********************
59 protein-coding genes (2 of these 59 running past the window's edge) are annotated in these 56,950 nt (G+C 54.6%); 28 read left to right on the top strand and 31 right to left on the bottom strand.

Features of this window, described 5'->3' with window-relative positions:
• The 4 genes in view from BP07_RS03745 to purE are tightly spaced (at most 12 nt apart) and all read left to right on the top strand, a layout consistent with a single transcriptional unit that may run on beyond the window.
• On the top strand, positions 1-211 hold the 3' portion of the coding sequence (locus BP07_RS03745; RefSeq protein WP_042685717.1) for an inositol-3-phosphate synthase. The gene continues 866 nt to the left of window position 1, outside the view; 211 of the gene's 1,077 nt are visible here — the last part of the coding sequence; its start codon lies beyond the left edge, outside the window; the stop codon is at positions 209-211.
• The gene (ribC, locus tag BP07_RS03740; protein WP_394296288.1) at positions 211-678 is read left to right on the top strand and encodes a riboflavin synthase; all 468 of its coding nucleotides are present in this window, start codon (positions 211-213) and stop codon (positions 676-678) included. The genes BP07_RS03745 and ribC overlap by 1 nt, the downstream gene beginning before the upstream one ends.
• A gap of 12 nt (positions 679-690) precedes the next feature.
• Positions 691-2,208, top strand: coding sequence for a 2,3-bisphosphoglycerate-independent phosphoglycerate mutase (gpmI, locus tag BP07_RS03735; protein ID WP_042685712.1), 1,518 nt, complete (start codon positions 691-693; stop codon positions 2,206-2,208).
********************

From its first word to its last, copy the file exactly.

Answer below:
59 protein-coding genes (2 of these 59 running past the window's edge) are annotated in these 56,950 nt (G+C 54.6%); 28 read left to right on the top strand and 31 right to left on the bottom strand.

Features of this window, described 5'->3' with window-relative positions:
• The 4 genes in view from BP07_RS03745 to purE are tightly spaced (at most 12 nt apart) and all read left to right on the top strand, a layout consistent with a single transcriptional unit that may run on beyond the window.
• On the top strand, positions 1-211 hold the 3' portion of the coding sequence (locus BP07_RS03745; RefSeq protein WP_042685717.1) for an inositol-3-phosphate synthase. The gene continues 866 nt to the left of window position 1, outside the view; 211 of the gene's 1,077 nt are visible here — the last part of the coding sequence; its start codon lies beyond the left edge, outside the window; the stop codon is at positions 209-211.
• The gene (ribC, locus tag BP07_RS03740; protein WP_394296288.1) at positions 211-678 is read left to right on the top strand and encodes a riboflavin synthase; all 468 of its coding nucleotides are present in this window, start codon (positions 211-213) and stop codon (positions 676-678) included. The genes BP07_RS03745 and ribC overlap by 1 nt, the downstream gene beginning before the upstream one ends.
• A gap of 12 nt (positions 679-690) precedes the next feature.
• Positions 691-2,208, top strand: coding sequence for a 2,3-bisphosphoglycerate-independent phosphoglycerate mutase (gpmI, locus tag BP07_RS03735; protein ID WP_042685712.1), 1,518 nt, complete (start codon positions 691-693; stop codon positions 2,206-2,208).